What Is PTSD?
PTSD, or post-traumatic stress disorder, is an anxiety disorder. For most of us, anxiety means losing sleep at night worrying about work, our family, financial stress, or something of that nature. PTSD is different. It is the inability to recover from experiencing or witnessing a terrifying event.
More recent events, such as 9/11 and soldiers who have returned from combat, have helped researchers and doctors today better understand symptoms, identify risk factors and help those who suffer from PTSD.
Risk factors include the following:[ii]
- Level of Exposure – How long did the trauma last? Were you directly involved, did you watch it unfold, or did you hear about it?
- Intensity – What was your emotional experience during the trauma? Did you feel extreme fear? Were you trapped? Was death or extreme injury involved?
- Perception – How did you view the event as it happened?
- Access to Resources – Having the ability to process what happened with a trained therapist or in a group setting with others who have gone through the same thing can help you begin healing. In the case of a natural disaster, for example, resources to help relocate or ease financial stress are also important.
- Social Support – A social network, whether family members and friends or a therapy group, can help you feel more secure and less isolated. Suddenly losing your social network—which often happens when people are forced to relocate after natural disasters—can raise your risk of PTSD.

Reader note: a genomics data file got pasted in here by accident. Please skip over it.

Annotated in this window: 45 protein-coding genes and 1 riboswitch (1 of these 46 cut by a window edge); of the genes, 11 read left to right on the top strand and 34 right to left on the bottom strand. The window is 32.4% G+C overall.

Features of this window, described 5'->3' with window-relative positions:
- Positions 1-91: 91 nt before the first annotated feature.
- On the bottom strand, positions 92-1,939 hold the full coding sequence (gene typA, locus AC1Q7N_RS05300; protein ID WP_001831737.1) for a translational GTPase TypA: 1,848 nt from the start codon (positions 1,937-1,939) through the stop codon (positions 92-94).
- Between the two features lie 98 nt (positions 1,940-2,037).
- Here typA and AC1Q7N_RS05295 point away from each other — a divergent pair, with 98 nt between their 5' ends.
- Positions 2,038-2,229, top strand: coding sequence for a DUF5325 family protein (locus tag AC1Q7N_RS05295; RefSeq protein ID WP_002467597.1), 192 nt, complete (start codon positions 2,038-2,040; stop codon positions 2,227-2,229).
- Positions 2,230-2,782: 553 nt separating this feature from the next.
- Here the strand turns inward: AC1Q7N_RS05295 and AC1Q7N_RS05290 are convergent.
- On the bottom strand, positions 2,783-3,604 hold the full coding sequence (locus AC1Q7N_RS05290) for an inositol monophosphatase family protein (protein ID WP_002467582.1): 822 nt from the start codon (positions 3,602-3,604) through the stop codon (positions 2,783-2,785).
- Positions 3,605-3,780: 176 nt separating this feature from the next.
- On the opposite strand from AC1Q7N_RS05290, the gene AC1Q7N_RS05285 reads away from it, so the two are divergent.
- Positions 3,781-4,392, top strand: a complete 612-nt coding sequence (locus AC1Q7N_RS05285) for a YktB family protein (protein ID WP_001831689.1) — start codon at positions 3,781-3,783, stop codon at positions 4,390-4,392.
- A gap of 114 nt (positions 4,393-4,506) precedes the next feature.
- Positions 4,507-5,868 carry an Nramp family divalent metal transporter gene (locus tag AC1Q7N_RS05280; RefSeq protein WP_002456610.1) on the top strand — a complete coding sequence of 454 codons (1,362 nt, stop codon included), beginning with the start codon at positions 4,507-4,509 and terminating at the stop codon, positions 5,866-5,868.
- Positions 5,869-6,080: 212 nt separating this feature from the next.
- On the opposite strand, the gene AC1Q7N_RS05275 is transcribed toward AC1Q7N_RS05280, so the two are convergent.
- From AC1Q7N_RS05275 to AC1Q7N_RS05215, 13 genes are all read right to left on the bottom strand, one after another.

You can see now how Sonia's experience led to PTSD. It seems every risk factor listed here intertwined into Sonia's life for years: the horrifying scenes of death, the constant threat of losing her life—while being a pre-teen—and the lack of social support during the Holocaust, as her family had all died.
PTSD in Holocaust survivors is not uncommon. But one thing has helped these precious lives during their later years—receiving loving support and finding meaning and purpose.
For the Jewish people, it is their dream to return to their homeland of Israel. In their culture, planting trees to honor a life speaks volumes. It is a way to leave a legacy that goes on for generations.
Finding Support and Meaning for Holocaust Survivors…
Where does your support come from? How do you find meaning in life? For most of us, we lean on family and friends for support. We find meaning when we discover our purpose and do something for someone else.
For the Holocaust survivors, support comes when they gather together for meals. They may no longer have family or close friends, but they have the gift of fellowship with others who understand their pain.
When the survivors still alive today remember those whom they lost in the Holocaust or other survivors who have since passed on, the wounds of the war and concentration camps are reopened.
But what if you could stand with them and support them through those memories… would you?
Sponsoring a tree may seem to us like an impractical way to help them heal, but to these survivors, they want to see legacies planted and lives honored.
They want to see their homeland—that they fought so hard to claim—thriving just as the generations long ago had seen. The land of milk and honey will be restored, and they know this in their heart.
Can we give them the honor of seeing this vision come to fruition in their lifetime?
When you sow into a life that has been through so much, there can never be enough “thank-yous” to express the gratitude these older survivors feel.
Their faces glow with joy and their eyes fill with tears when they hear about one more person who has chosen to stand with them and their nation.
So, “Thank You” for your support, from the many Holocaust survivors who—because of you—are able to leave the legacy they have dreamed of in the Promised Land. You have planted a seed of meaning and purpose in their lives.